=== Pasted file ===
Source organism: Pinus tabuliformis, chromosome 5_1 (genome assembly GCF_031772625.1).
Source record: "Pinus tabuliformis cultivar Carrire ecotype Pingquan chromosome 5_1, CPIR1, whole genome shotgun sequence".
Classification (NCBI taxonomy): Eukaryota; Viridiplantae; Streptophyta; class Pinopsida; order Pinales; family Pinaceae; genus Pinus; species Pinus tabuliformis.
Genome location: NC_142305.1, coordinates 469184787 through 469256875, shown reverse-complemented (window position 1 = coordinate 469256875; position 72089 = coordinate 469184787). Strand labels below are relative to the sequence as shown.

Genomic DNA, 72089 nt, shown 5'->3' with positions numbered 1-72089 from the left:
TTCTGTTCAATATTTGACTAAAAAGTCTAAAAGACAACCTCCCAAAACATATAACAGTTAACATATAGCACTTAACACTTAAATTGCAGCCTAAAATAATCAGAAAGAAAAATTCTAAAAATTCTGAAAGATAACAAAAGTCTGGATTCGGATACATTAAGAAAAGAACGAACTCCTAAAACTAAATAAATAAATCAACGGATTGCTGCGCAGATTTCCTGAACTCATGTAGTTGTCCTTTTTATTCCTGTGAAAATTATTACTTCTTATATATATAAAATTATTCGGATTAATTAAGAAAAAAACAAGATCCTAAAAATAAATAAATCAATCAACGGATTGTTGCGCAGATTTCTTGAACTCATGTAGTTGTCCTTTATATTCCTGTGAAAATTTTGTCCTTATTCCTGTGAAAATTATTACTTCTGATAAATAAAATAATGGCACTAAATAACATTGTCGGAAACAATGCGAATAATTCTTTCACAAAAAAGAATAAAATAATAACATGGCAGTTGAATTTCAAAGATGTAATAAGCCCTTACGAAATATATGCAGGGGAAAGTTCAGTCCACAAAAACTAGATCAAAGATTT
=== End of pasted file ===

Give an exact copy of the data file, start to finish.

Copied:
Source organism: Pinus tabuliformis, chromosome 5_1 (genome assembly GCF_031772625.1).
Source record: "Pinus tabuliformis cultivar Carrire ecotype Pingquan chromosome 5_1, CPIR1, whole genome shotgun sequence".
Classification (NCBI taxonomy): Eukaryota; Viridiplantae; Streptophyta; class Pinopsida; order Pinales; family Pinaceae; genus Pinus; species Pinus tabuliformis.
Genome location: NC_142305.1, coordinates 469184787 through 469256875, shown reverse-complemented (window position 1 = coordinate 469256875; position 72089 = coordinate 469184787). Strand labels below are relative to the sequence as shown.

Genomic DNA, 72089 nt, shown 5'->3' with positions numbered 1-72089 from the left:
TTCTGTTCAATATTTGACTAAAAAGTCTAAAAGACAACCTCCCAAAACATATAACAGTTAACATATAGCACTTAACACTTAAATTGCAGCCTAAAATAATCAGAAAGAAAAATTCTAAAAATTCTGAAAGATAACAAAAGTCTGGATTCGGATACATTAAGAAAAGAACGAACTCCTAAAACTAAATAAATAAATCAACGGATTGCTGCGCAGATTTCCTGAACTCATGTAGTTGTCCTTTTTATTCCTGTGAAAATTATTACTTCTTATATATATAAAATTATTCGGATTAATTAAGAAAAAAACAAGATCCTAAAAATAAATAAATCAATCAACGGATTGTTGCGCAGATTTCTTGAACTCATGTAGTTGTCCTTTATATTCCTGTGAAAATTTTGTCCTTATTCCTGTGAAAATTATTACTTCTGATAAATAAAATAATGGCACTAAATAACATTGTCGGAAACAATGCGAATAATTCTTTCACAAAAAAGAATAAAATAATAACATGGCAGTTGAATTTCAAAGATGTAATAAGCCCTTACGAAATATATGCAGGGGAAAGTTCAGTCCACAAAAACTAGATCAAAGATTT